Reflecting recommendations from the American Geriatrics Society (AGS) and 65 other partner organizations, the Centers for Medicare and Medicaid Services (CMS) announced that voluntary Advance Care Planning (ACP)–a comprehensive, ongoing, person-centered approach to communication about future healthcare choices–will for the first time become a recognized, reimbursable benefit for Medicare recipients. Specifically, the recently released 2016 Medicare Physician Fee Schedule, which health providers use to orchestrate care, includes two new current procedural terminology (CPT) codes endorsed by the AGS and its partners to help Medicare-eligible professionals provide and track ACP services beginning in January of next year.
"We know and now can act upon the knowledge that ACP is an important service for older adults and their families, who often look to us for help when planning for future care needs," said Steven R. Counsell, MD, AGSF, President of the AGS and its more than 6,000 geriatrics healthcare professional members. "We commend CMS and its 2016 Physician Fee Schedule for supporting high-quality, person-centered care," Dr. Counsell added.
As outlined in an earlier proposed rule released in July of this year, the now final Physician Fee Schedule establishes separate payment and a payment rate for two ACP codes: 99497 (a CPT code for a person's first 30-minute discussion with a Medicare-eligible health professional, resulting in completion of an advance directive) and 99498 (an add-on code for each additional 30 minutes of ACP discussion). As AGS CEO Nancy E. Lundebjerg, MPA, notes: "The CMS's recognition of these codes acknowledges that quality of care can be improved dramatically when older adults and their healthcare professionals work together through serious and often complex health issues to deliver respectful, responsive care."
The AGS and 65 other organizations representing patients, health professionals, caregivers, faith-based healthcare systems, and a cadre of other advocates joined together earlier this year in urging CMS to include payment for voluntary ACP in the Physician Fee Schedule. Their advocacy efforts reflect research and clinical experience pointing to ACP as a platform for increasing satisfaction with the healthcare system while also leading to fewer unnecessary hospitalizations and reduced caregiver distress, depression, and lost productivity. A 2014 Institute of Medicine report even cited reimbursement for ACP as one of five core recommendations for improving care quality and adhering to patient goals.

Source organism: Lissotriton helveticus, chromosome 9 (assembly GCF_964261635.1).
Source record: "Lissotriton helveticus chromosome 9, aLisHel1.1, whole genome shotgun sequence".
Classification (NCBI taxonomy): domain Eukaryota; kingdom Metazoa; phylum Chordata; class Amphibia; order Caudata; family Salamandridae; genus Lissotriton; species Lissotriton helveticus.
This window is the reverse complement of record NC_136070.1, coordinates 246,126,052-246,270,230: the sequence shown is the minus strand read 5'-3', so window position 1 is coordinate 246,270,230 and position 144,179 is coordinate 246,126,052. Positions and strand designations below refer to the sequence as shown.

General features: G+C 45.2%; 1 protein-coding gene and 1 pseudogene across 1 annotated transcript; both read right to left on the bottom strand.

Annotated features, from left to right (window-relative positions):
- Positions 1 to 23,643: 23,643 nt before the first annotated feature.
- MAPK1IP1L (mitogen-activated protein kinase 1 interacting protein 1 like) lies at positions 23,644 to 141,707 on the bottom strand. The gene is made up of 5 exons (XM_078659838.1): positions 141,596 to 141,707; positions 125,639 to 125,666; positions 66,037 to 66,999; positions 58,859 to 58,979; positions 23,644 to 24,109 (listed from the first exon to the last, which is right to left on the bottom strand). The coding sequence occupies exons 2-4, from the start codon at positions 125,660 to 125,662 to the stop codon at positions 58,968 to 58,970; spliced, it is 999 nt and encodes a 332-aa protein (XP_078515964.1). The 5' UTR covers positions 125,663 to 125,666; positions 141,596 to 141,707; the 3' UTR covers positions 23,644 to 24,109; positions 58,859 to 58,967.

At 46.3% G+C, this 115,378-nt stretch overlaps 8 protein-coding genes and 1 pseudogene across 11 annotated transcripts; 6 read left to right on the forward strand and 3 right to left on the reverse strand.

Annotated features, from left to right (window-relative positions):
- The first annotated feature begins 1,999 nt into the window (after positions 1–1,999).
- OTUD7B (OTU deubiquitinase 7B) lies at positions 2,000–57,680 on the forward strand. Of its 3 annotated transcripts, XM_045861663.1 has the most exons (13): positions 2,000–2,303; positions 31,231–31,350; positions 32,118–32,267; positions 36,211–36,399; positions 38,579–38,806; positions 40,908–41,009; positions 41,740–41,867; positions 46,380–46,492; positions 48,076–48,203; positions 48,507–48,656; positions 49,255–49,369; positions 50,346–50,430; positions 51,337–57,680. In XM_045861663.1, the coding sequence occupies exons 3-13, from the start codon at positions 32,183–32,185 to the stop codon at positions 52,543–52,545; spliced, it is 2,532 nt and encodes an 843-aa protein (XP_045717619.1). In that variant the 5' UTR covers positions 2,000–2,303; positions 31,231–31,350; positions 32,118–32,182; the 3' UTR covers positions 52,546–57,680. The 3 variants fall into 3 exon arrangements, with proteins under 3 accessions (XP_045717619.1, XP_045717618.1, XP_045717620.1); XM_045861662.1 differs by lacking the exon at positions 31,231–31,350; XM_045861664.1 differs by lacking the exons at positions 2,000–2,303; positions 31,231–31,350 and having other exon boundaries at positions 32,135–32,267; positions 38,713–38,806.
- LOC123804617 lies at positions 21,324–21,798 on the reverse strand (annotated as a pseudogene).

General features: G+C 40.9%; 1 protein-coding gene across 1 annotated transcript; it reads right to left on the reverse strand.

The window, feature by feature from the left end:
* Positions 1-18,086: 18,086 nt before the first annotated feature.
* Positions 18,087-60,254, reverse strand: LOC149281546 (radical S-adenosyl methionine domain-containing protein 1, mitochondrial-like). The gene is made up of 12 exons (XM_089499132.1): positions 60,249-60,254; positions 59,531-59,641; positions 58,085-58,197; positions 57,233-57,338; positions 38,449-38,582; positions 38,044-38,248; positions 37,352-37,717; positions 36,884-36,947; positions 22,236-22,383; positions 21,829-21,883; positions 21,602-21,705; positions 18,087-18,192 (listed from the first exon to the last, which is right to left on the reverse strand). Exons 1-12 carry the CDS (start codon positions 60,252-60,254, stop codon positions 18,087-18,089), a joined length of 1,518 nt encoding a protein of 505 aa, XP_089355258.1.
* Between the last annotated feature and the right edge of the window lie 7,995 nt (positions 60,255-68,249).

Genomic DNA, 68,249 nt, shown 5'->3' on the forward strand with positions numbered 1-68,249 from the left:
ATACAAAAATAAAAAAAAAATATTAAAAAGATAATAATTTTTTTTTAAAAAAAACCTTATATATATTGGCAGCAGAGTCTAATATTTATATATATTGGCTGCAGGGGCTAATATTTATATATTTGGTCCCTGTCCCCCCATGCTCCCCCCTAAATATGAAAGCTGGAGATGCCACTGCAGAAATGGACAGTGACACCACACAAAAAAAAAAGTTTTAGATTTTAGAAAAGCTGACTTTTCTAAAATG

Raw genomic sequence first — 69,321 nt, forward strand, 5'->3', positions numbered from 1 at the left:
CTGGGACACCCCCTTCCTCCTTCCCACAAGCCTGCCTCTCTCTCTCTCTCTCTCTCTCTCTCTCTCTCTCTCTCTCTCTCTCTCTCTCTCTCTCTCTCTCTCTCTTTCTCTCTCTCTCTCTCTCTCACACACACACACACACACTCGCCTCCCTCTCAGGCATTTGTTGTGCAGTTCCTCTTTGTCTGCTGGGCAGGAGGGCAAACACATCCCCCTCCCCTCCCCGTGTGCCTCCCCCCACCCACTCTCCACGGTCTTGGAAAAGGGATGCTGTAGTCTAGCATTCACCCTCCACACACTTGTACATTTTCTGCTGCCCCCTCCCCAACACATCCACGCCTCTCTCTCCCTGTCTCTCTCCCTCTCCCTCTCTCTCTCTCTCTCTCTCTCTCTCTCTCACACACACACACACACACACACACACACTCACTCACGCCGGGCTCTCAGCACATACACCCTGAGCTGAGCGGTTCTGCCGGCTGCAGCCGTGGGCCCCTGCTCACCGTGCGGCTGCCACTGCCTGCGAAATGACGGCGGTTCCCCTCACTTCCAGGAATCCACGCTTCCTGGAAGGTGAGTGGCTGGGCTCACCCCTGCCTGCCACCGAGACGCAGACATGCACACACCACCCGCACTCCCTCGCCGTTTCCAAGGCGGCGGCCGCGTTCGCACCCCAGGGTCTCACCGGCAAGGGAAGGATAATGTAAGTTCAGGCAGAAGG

The 2016 Medicare Physician Fee Schedule will take effect Jan. 1, 2016, at which time doctors, advanced practice nurses, and other health providers eligible to accept Medicare for their work with older adults will be able to use the new ACP codes to provide and track ACP services across the country.
About the American Geriatrics Society
Founded in 1942, the American Geriatrics Society (AGS) is a nationwide, not-for-profit society of geriatrics healthcare professionals dedicated to improving the health, independence, and quality of life of older people. Its more than 6,200 members include geriatricians, geriatric nurses, social workers, family practitioners, physician assistants, pharmacists, and internists. The Society provides leadership to healthcare professionals, policymakers, and the public by implementing and advocating for programs in patient care, research, professional and public education, and public policy. For more information, visit americangeriatrics.org.